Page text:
Blogging with Numbers
Let’s get this out of the way first: all else being equal, a headline with numbers in it will yield more traffic than a headline without. That’s been proven enough times that it should be indisputable by now. If you’re going to write a blog on how to be a better sous chef, you might as well headline it with “7 Ways to be a Better Sous Chef”; because you’ll get anywhere from 10-20% more traffic than using “How to be a Better Sous Chef”.
That said, there are legitimate reasons not to do this. One of which is that because it’s a blatant method for generating traffic people who know this might question the quality of your post if they think you care more about generating traffic than laying down good content. I definitely think that way. And if your post history shows a list of headlines with numbers in them I might discount your blog entirely. No reader wants to think of themselves as “traffic”. I certainly don’t. The promise of having an interactive relationship with my blogger pretty much goes out the window if I think my biggest value to them is that I’m just another Unique Visitor.
Now that we’ve got that out of the way, let’s focus on the many reasons to do this which correlates nicely with why using numbers in your headline does, in fact, generate more traffic.
1. The promise of something specific. As a reader, I’m constantly disappointed in the blogs I read. I see a title I like, I click on it, I skim the first paragraph, and am crestfallen that the title had nothing to do with the content. Or the content lacked enough substance or structure to be any good. I read many blogs by authors not familiar to me, so this happens frequently. One way of hedging my bets is to click on titles where I’m guaranteed at least some measure of structure and substance. Clicking on a headline with a number in it gives me the assurance that even if the author is nuts, I’m going to see at least “7 steps to being a better Sous Chef”. There should be at least one or two steps worth reading even if the others are blatant rip-offs or just suck.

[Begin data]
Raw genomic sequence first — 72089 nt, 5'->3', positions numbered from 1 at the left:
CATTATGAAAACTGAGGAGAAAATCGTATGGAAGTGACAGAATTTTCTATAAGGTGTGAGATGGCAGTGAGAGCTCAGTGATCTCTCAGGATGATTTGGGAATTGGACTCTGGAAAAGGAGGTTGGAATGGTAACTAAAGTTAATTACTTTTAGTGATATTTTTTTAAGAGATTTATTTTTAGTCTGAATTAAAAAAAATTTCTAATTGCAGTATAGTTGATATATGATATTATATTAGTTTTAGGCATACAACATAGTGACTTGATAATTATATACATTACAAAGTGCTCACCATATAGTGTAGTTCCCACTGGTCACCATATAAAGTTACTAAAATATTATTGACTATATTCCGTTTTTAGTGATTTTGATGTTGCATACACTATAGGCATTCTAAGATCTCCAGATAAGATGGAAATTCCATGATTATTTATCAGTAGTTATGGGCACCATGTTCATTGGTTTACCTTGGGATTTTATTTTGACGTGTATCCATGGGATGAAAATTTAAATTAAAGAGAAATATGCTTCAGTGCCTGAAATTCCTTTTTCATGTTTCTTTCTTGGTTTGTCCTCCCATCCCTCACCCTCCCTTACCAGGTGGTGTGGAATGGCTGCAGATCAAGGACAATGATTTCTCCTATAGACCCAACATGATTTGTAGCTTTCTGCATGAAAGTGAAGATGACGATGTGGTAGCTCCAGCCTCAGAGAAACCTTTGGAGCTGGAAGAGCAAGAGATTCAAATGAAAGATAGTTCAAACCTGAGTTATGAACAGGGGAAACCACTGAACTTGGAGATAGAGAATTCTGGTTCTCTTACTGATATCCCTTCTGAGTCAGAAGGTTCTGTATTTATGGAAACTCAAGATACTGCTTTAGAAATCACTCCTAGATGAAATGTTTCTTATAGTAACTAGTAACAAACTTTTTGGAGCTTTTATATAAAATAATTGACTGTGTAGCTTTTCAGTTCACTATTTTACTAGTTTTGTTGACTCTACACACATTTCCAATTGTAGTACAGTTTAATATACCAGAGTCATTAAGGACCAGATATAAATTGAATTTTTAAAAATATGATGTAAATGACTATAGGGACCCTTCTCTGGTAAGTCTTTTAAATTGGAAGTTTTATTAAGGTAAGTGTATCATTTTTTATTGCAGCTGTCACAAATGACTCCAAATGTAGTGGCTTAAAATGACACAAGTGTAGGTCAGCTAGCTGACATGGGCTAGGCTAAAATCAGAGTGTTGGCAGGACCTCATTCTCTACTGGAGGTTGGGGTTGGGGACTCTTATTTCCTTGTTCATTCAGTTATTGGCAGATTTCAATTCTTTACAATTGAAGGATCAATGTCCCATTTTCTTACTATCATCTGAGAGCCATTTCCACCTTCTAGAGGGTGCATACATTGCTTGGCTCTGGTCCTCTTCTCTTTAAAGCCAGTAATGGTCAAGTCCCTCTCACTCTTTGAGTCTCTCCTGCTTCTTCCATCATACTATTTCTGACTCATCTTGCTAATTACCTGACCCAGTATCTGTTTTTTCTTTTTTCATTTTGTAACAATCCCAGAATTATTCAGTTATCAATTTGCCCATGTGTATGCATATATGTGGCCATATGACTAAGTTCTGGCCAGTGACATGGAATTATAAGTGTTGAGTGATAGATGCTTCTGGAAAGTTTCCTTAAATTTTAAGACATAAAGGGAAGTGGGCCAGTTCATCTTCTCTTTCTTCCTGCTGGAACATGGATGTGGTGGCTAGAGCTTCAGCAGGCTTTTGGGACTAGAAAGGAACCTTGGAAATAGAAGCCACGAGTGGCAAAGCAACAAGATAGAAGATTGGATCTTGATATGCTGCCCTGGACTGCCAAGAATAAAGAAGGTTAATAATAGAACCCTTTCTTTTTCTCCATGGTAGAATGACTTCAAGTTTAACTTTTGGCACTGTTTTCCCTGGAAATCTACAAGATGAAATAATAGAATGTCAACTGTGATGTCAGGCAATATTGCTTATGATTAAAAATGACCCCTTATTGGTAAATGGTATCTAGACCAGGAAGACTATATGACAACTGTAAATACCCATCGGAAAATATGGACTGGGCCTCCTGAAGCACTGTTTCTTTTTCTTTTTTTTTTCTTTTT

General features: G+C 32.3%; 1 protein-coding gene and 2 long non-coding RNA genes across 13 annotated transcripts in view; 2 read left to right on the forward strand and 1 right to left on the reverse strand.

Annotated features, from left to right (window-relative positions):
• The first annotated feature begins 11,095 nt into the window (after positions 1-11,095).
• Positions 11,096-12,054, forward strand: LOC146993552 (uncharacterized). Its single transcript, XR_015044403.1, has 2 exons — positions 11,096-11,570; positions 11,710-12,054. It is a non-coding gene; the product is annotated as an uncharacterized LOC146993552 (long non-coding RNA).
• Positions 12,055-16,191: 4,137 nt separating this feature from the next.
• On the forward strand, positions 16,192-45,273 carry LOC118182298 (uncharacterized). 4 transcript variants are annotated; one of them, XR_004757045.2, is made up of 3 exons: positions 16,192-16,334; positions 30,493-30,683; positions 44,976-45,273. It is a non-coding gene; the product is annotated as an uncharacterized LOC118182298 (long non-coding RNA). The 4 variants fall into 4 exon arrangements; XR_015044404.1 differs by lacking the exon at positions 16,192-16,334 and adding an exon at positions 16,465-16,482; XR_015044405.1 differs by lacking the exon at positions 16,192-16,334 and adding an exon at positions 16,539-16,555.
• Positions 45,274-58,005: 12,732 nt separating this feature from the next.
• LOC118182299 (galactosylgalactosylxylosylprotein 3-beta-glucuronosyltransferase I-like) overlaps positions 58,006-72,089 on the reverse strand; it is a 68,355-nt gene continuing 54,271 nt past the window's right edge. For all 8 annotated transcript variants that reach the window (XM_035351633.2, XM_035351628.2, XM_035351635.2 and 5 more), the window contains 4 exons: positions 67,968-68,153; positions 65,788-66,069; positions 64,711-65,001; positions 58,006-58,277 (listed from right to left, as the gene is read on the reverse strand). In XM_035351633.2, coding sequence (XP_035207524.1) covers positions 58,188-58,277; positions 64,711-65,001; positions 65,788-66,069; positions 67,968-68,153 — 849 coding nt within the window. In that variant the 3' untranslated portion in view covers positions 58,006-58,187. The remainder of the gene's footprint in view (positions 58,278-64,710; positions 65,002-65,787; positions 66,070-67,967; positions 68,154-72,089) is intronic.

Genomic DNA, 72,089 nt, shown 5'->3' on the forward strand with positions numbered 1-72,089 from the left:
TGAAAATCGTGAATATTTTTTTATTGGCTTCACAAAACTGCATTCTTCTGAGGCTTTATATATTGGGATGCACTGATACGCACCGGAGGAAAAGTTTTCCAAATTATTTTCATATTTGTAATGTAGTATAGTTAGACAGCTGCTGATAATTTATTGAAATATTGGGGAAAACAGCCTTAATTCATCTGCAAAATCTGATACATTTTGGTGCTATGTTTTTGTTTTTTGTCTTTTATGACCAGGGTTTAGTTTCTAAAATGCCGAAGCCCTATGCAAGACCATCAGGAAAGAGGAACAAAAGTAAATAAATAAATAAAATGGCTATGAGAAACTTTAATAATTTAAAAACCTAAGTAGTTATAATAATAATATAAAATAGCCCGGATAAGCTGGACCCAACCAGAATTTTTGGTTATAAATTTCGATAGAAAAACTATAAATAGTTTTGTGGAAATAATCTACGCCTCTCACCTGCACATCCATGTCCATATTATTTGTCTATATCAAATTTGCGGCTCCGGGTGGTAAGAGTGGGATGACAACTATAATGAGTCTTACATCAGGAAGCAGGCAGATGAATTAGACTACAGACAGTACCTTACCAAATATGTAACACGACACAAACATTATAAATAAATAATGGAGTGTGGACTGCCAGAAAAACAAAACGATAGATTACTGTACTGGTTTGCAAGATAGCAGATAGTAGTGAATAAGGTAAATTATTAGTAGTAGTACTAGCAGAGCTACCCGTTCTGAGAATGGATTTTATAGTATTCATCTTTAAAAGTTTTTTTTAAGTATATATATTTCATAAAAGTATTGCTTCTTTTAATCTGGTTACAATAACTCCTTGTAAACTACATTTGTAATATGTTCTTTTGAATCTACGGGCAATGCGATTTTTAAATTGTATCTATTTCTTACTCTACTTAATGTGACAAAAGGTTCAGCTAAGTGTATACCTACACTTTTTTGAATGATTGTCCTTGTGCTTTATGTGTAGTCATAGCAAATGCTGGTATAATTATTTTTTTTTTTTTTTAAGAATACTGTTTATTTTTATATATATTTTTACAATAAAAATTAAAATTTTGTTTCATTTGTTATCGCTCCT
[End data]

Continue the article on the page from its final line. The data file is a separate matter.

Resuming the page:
2. Structure makes for easier reading. Believe it or not, some bloggers aren’t very good at organizing their thoughts. Even the really good ones, (Seth Godin comes to mind), tend to blog in a stream of consciousness that can be difficult to parse. Something organized into a numbered list is guaranteed to have structure. Even if the blogger is all over the place, I know that there will be an easy to follow path from the beginning of that post to the end.
3. Clear organization is essential for speed reading and skimming. Maybe you like to curl up with your blogs on a comfy chair in front of a warm fire with a cup of hot cocoa and savor every word. I read dozens of blog posts a day, mostly as I’m doing other things, like walking, writing, talking to other people, listening to music, operating heavy industrial equipment, etc. Reading a blog with numbers allows me to hit the first line of every numbered entry to check for relevance without having to read all the way through. Although we can only read a few hundred words per minute without sacrificing memory, your numbered blog entry lets me get right to what I’m looking for.
4. Sticking to the script. I don’t know how many blogs I’ve started that turned into something else by the end. When researching marketing for example, a post on why marketing is important is totally different than what kind of marketing is important. Numbers force you to stick to one of those topics in your post.
5. Numbers are brain porn. For a number of reasons, our brains are attracted to numbers in marketing and advertising, and your headline is nothing if not an advertisement for your copy. A single, small, odd-numbered digit, like 7 for example, is like eye candy for my organizational mind. A numeral is better than a word, small numbers are more digestible than large ones, and odd numbers are seen as more authentic than even numbers in marketing copy. In a world of vague promises where words and names are diluted beyond any value, a small number holds the promise of integrity and accessibility.
The question of when to use numbers should always come back to what your priority is with that specific post. Trying to drive traffic for a specific post? Great. Trying to wrap order around a good “how-to” post? Great. Trying to get out of having to build quality content for your readers? Not at all.